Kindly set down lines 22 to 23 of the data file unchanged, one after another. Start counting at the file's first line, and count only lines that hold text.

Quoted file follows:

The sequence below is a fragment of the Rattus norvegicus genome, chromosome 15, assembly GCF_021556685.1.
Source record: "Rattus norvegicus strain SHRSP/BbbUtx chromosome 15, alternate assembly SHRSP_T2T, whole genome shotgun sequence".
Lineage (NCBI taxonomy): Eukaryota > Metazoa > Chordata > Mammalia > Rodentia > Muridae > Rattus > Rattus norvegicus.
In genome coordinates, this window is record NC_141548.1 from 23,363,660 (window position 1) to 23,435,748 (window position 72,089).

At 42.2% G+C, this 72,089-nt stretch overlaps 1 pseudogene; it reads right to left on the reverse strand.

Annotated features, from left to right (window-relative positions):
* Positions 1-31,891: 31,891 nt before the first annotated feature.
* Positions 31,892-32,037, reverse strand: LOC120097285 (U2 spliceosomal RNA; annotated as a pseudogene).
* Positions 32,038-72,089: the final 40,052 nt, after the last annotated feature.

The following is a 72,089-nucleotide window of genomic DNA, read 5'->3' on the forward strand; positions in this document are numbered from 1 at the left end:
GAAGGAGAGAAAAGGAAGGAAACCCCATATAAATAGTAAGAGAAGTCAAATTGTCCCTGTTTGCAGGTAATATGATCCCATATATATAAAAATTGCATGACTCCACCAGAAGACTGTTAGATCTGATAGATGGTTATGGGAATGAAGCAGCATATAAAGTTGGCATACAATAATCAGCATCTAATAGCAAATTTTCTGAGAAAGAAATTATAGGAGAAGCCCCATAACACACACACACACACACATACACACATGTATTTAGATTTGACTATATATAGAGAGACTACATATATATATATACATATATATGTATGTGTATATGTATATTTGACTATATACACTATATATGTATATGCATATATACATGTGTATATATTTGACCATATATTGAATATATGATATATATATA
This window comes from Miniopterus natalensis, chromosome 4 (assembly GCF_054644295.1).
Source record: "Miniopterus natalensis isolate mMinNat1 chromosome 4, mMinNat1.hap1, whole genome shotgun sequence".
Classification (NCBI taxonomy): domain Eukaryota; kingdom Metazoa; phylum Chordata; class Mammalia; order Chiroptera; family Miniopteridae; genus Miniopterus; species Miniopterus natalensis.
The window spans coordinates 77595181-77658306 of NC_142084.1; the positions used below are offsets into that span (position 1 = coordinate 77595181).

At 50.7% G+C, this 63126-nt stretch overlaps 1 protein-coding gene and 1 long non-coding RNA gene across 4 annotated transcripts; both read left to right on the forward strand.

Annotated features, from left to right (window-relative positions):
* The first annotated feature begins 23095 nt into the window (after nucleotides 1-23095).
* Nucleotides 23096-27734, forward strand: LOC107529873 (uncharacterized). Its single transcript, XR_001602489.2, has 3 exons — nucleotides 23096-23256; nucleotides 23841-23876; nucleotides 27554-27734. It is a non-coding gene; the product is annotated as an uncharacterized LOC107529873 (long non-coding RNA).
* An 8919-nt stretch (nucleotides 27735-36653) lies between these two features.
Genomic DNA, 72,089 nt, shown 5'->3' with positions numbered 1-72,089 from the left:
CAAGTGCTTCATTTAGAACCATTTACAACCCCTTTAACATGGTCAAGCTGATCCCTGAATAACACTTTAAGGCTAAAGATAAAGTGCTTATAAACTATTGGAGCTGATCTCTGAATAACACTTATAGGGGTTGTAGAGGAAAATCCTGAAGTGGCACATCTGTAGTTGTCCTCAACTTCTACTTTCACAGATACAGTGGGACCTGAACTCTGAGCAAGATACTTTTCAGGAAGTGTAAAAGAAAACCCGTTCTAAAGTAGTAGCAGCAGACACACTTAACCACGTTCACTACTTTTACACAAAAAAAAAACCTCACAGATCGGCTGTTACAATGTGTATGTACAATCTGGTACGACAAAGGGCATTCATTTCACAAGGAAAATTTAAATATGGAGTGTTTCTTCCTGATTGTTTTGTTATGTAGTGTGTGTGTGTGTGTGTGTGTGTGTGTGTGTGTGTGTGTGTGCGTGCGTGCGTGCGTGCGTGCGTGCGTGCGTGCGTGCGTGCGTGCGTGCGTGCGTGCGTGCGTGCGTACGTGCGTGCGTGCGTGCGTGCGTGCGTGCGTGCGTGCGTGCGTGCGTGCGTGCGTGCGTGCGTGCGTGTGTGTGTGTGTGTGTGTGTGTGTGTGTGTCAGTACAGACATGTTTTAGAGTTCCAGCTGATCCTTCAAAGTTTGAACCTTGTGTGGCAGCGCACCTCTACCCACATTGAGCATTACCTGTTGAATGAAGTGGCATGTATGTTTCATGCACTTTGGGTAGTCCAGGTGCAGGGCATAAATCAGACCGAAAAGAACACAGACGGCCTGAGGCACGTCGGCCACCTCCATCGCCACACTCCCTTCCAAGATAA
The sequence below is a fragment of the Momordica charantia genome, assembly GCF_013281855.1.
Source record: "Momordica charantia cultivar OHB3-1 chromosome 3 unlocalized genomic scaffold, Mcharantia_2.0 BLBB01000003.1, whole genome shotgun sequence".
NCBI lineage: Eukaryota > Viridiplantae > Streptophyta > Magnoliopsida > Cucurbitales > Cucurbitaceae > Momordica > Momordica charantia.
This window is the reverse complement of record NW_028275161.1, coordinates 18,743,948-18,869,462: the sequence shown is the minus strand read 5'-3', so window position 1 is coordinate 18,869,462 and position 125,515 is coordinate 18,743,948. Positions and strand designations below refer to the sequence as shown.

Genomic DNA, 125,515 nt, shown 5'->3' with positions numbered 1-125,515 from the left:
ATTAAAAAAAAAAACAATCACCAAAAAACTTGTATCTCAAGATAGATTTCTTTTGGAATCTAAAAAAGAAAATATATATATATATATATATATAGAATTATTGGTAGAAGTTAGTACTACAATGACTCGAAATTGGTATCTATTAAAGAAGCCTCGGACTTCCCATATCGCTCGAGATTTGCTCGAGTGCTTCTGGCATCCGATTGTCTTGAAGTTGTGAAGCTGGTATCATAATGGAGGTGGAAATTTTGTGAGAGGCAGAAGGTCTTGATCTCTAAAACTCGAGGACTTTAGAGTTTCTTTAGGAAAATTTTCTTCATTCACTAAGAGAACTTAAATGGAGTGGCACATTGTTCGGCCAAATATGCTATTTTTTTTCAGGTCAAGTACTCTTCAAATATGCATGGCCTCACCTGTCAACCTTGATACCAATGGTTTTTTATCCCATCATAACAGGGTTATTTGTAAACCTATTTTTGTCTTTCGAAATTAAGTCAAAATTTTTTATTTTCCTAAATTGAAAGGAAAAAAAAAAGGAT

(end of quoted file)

CAAGTGCTTCATTTAGAACCATTTACAACCCCTTTAACATGGTCAAGCTGATCCCTGAATAACACTTTAAGGCTAAAGATAAAGTGCTTATAAACTATTGGAGCTGATCTCTGAATAACACTTATAGGGGTTGTAGAGGAAAATCCTGAAGTGGCACATCTGTAGTTGTCCTCAACTTCTACTTTCACAGATACAGTGGGACCTGAACTCTGAGCAAGATACTTTTCAGGAAGTGTAAAAGAAAACCCGTTCTAAAGTAGTAGCAGCAGACACACTTAACCACGTTCACTACTTTTACACAAAAAAAAAACCTCACAGATCGGCTGTTACAATGTGTATGTACAATCTGGTACGACAAAGGGCATTCATTTCACAAGGAAAATTTAAATATGGAGTGTTTCTTCCTGATTGTTTTGTTATGTAGTGTGTGTGTGTGTGTGTGTGTGTGTGTGTGTGTGTGTGTGTGCGTGCGTGCGTGCGTGCGTGCGTGCGTGCGTGCGTGCGTGCGTGCGTGCGTGCGTGCGTGCGTGCGTACGTGCGTGCGTGCGTGCGTGCGTGCGTGCGTGCGTGCGTGCGTGCGTGCGTGCGTGCGTGCGTGCGTGTGTGTGTGTGTGTGTGTGTGTGTGTGTGTCAGTACAGACATGTTTTAGAGTTCCAGCTGATCCTTCAAAGTTTGAACCTTGTGTGGCAGCGCACCTCTACCCACATTGAGCATTACCTGTTGAATGAAGTGGCATGTATGTTTCATGCACTTTGGGTAGTCCAGGTGCAGGGCATAAATCAGACCGAAAAGAACACAGACGGCCTGAGGCACGTCGGCCACCTCCATCGCCACACTCCCTTCCAAGATAA
The sequence below is a fragment of the Momordica charantia genome, assembly GCF_013281855.1.